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Take This Until It Hurts

Fri, May 18th, 2001
Posted in

Monday, May 21, 2001

I donít know why I do this to myself. My birthday is in the spring and so is my semi-annual run-in with my dentist. I could simply make the dental appointment later in the year. That way I would be spared the double-whammy of getting older and having others verify it by identifying body parts that are disintegrating and on the verge of failure.

If I made it sound like my visits to the dentistís office are a bit contentious it is only because of my childhood experience. I grew up on a farm without benefit of fluoride and with a somewhat fatalistic attitude towards keeping all my teeth all my life. I suppose that my dentist through my early years was the best available and I must give him the benefit of the doubt. I only saw him in the summer when it was time to have my teeth evaluated. My first visit to him each summer was to get an estimate of how bad the damage was. The next visit or two was to plug the holes that had accumulated over the past year. I recall that he actually said to me once, "This hurts me more than it does you." I think if that were actually true he would have found it pretty hard to go to work in the morning.

Modern dentistry and modern dentists make all that just a bad memory. Still, they canít take all the pain away. This yearís visit was particularly ominous as I have a tooth that has been bothering me. My friendly and capable dentist suggested what I thought to be a fairly levelheaded and practical approach to treatment. He had me take penicillin pills for ten days. If that made the tooth feel better, then it was almost certainly a problem tooth deserving of more serious treatment. If it did not make my tooth feel better, then either nothing was wrong or we were studying the wrong tooth for the wrong problem. In essence, his advice was to take this medicine until you feel better and then call me when you feel worse again. Okay, thatís just a little confusing, but it made sense to me.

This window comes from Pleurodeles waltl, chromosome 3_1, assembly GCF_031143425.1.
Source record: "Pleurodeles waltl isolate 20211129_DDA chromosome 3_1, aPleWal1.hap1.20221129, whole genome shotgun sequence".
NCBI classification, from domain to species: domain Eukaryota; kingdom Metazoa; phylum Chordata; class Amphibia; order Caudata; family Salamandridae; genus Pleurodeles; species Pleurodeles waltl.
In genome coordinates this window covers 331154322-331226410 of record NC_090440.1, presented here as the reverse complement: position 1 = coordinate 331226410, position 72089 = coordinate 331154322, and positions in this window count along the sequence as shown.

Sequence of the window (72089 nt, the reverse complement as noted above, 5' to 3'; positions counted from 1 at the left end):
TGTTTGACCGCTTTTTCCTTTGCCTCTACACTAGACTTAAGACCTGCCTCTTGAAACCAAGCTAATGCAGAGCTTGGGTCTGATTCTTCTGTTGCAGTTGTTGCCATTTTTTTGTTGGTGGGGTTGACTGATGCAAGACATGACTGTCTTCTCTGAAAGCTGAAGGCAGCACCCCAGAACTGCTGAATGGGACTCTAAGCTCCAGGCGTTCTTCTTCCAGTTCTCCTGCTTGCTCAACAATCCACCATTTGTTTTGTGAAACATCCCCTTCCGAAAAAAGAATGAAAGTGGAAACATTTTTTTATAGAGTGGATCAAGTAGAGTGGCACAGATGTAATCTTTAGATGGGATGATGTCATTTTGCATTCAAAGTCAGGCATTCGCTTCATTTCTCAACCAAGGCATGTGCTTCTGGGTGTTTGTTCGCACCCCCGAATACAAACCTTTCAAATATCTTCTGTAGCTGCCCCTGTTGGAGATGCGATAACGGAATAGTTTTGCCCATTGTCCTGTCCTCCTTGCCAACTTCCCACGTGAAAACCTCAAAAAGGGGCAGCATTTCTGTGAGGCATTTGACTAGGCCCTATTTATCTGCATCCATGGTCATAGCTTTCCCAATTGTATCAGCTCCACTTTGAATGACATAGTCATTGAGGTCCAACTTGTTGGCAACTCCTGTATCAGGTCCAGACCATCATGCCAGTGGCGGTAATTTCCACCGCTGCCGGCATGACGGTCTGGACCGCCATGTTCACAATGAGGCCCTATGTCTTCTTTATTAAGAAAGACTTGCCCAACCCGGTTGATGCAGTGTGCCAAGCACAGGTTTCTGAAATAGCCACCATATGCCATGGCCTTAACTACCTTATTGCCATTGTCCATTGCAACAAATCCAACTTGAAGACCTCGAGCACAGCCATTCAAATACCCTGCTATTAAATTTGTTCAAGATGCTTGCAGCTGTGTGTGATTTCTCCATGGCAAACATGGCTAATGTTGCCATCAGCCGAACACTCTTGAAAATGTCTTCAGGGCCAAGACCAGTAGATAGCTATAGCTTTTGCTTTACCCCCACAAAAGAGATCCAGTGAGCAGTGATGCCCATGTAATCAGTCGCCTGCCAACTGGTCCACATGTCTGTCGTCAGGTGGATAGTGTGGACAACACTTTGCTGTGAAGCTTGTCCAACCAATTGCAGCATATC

This run-in with my dentist made me remember the advice I received once from a veterinarian. This was when I was still milking cows. I owned a cow named Buffy. Buffy was a big black Holstein who was remarkable because her hair was so smooth and shiny. Buffy was a bit overweight and she didnít give a lot of milk, but she was a good-natured animal and was almost like a pet. Buffy seemed to like having her head scratched and approached people to get attention. Her only personality trait that was at all bothersome was her tendency to matter-of-factly remove the milker from her udder when she thought she was done with it. She wasnít mean about it and she didnít do it all the time, but once in a while she just reached up with her left rear hoof and knocked the milker into the gutter. At times like that, I thought that Buffy was just a naughty cow. I may have thought a few other things, too.

Unfortunately, Buffy ran into trouble when it came time for her to give birth to her second calf. I called the veterinarianís office for help. The vet assigned to Buffy had not been practicing very long. He managed to bring Buffyís calf into the world without too much effort. Then, after a lengthy examination, he brought a big bottle of penicillin out of his bag and filled a large syringe. He inserted the needle into Buffyís thigh and, as he pressed the plunger he told me, "Just give her a shot of this every day until she dies." As it turns out, that is just what I did. Iím sure the vet didnít feel any better about this treatment or the outcome than I did.

Well, I havenít interpreted my dentistís diagnosis or suggested treatment quite as literally as the vetís advice to me about Buffy. I am hoping that we still have a few more options to consider when it comes to my dental health.

By Wayne Pike

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